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Cementing Flat Sections of Firebrick

The men in our kiln brick department have cemented enough bricks to make the equivalent of entire neighborhoods of houses. They make the process look utterly simple.

When cementing firebricks together, make the cement seam as thin as possible--1/32” – 1/16”. This is because the firebricks expand more than the cement. If the seam is too thick, it will break due to the difference in expansion between the bricks and the cement.

The ideal way to cement bricks together is along flat surfaces, because sliding the surfaces together after applying the cement makes a thin seam.

First, the bricks you are cementing should fit as precisely as possible. Rub the surfaces with a sanding block, and then rub them against each other until they slide smoothly. Vacuum all surfaces.

We use K Bond cement, diluted with roughly 1 part water to 4 parts cement. Pour the cement into a 12" x 36" galvanized tray.

Do not spray or soak the mating brick surfaces in water. That is unnecessary, because by dipping into a tray, you can coat the entire brick surface with cement in several seconds leaving plenty of time to work with the cement.

Of the two surfaces you are cementing, dip only one surface into the cement tray. Leave the mating surface dry of cement.

After dipping the bricks into the tray, do not wipe off excess cement. Also, do not be concerned with trying to cover the entire brick surface with cement. The cement may cling to the outer edges and not the inner section of the surface that you have dipped. That's okay.

Slide the mating surfaces together. If the cement is mixed with the proper proportion of water, the brick surfaces will slide together smoothly. To achieve a 1/16" - 3/32"-thick seam, slide the surfaces back and forth about 5 times, sliding about 3" before changing the direction. Each time you change directions, the seam will become thinner.

Allow the cement to dry. After 24 hours you can lift the brick sections without breakage.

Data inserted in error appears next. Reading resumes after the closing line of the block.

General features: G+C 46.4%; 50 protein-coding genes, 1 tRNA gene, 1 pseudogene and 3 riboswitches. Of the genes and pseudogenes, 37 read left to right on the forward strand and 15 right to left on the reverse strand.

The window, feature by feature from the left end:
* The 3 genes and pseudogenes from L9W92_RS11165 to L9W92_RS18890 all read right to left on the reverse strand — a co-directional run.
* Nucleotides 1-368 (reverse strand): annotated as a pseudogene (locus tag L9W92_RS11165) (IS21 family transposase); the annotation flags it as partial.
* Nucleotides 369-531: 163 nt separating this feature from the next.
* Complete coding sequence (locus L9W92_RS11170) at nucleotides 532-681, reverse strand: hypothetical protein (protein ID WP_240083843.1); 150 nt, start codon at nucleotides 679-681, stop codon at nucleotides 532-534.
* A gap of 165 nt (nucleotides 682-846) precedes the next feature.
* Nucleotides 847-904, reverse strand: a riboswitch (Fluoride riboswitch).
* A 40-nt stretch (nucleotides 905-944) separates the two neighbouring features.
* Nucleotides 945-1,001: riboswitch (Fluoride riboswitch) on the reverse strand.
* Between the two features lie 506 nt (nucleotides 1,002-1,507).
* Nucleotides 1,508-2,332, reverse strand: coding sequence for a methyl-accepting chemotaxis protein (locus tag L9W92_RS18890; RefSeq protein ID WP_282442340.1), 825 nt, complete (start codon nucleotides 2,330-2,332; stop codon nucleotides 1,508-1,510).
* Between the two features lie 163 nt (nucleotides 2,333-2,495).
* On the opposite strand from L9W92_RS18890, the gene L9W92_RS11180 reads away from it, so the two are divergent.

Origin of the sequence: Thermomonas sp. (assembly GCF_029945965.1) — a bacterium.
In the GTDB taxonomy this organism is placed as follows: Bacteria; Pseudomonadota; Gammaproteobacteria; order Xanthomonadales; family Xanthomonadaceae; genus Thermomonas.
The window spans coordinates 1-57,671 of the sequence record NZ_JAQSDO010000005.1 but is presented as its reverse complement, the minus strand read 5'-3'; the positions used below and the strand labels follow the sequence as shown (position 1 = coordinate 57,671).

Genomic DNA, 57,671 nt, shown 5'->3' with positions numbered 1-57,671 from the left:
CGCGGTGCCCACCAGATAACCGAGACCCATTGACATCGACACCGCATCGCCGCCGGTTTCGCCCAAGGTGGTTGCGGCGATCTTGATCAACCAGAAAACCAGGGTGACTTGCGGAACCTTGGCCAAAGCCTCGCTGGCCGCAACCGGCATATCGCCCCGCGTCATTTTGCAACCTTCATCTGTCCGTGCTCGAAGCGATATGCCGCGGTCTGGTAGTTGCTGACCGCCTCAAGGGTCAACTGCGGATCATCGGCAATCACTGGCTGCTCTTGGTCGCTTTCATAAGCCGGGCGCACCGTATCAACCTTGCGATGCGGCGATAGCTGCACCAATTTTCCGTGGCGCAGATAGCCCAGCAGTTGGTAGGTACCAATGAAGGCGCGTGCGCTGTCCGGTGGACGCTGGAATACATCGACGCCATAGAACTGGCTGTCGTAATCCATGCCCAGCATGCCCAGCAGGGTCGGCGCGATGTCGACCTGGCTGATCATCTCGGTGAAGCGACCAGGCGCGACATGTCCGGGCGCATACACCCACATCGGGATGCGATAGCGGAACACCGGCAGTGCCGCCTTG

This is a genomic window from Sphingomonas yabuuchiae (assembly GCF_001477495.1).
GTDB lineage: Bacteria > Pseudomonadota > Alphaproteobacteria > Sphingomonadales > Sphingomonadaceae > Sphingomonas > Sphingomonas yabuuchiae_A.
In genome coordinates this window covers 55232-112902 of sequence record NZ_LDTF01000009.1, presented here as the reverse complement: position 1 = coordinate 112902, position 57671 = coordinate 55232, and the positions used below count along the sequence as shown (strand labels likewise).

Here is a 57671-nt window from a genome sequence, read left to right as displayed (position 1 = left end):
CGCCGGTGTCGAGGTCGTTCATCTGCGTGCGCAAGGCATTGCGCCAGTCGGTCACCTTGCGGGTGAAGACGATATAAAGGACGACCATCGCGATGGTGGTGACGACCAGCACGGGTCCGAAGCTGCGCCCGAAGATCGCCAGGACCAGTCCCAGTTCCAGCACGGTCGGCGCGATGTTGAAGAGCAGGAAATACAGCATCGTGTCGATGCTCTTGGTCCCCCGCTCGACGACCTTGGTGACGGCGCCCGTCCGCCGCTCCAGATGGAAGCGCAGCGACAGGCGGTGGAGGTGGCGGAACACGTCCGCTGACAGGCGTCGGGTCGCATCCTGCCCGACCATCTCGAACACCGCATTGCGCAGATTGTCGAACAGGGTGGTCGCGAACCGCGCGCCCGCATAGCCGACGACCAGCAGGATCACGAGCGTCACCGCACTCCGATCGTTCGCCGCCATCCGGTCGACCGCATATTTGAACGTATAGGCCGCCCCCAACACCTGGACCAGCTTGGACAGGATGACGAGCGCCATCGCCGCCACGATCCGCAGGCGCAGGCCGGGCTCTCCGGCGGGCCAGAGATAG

Last week’s kiln pointer was “Opening a Kiln at Higher Temperatures.” You can read it at this link:

(Or go to and select Support, and then Kiln Pointers from the drop menu.)

Brad Bachmeier in Fargo, North Dakota wrote, "Related to your last article, how much am I going to shorten the life of my elements by raku firing in my electric and opening up at 1800 F? After I get the pieces out and the kiln closed up, it is around 1300 F."

Brad, from our experience, you will not reduce element life to a noticeable extent by opening the kiln at 1800 F. We sell kilns to heat treaters, and they routinely open the kilns at that temperature range to remove steel parts. Judging from our sales of replacement elements, the element life of their kilns is excellent.


On June 2-3, 2006, Paragon will hold a 1-1/2 day Basic Repair and Maintenance Seminar at the Paragon kiln factory in Mesquite, Texas. This is about 30 minutes east of Dallas.

The seminar includes two lunches, one restaurant dinner, and a 3-ring notebook of maintenance data on Paragon and Duncan kilns. The seminar fee is $95. To register, please call 800-876-4328 or email If you are flying and don't want to rent a car while you are here, ask the receptionist about Paragon's airport and hotel pickup schedule.

With best wishes,

Arnold Howard Paragon Industries, L.P. - Better Designed Kilns 2011 South Town East Blvd. Mesquite, TX 75149-1122 Voice: 972-288-7557 & 800-876-4328 / Fax: 972-222-0646 /

Feel free to email this Kiln Pointer to friends. To read back issues Click here or go to, select “Support,” and then “Kiln Pointers” from the drop menu.

To respond to this Kiln Pointer, press Reply. Your email will go directly to Arnold Howard.

PRIVACY NOTICE: Under no circumstance do we share or sell your email address.

Copyright 2006, by Paragon Industries, L.P.

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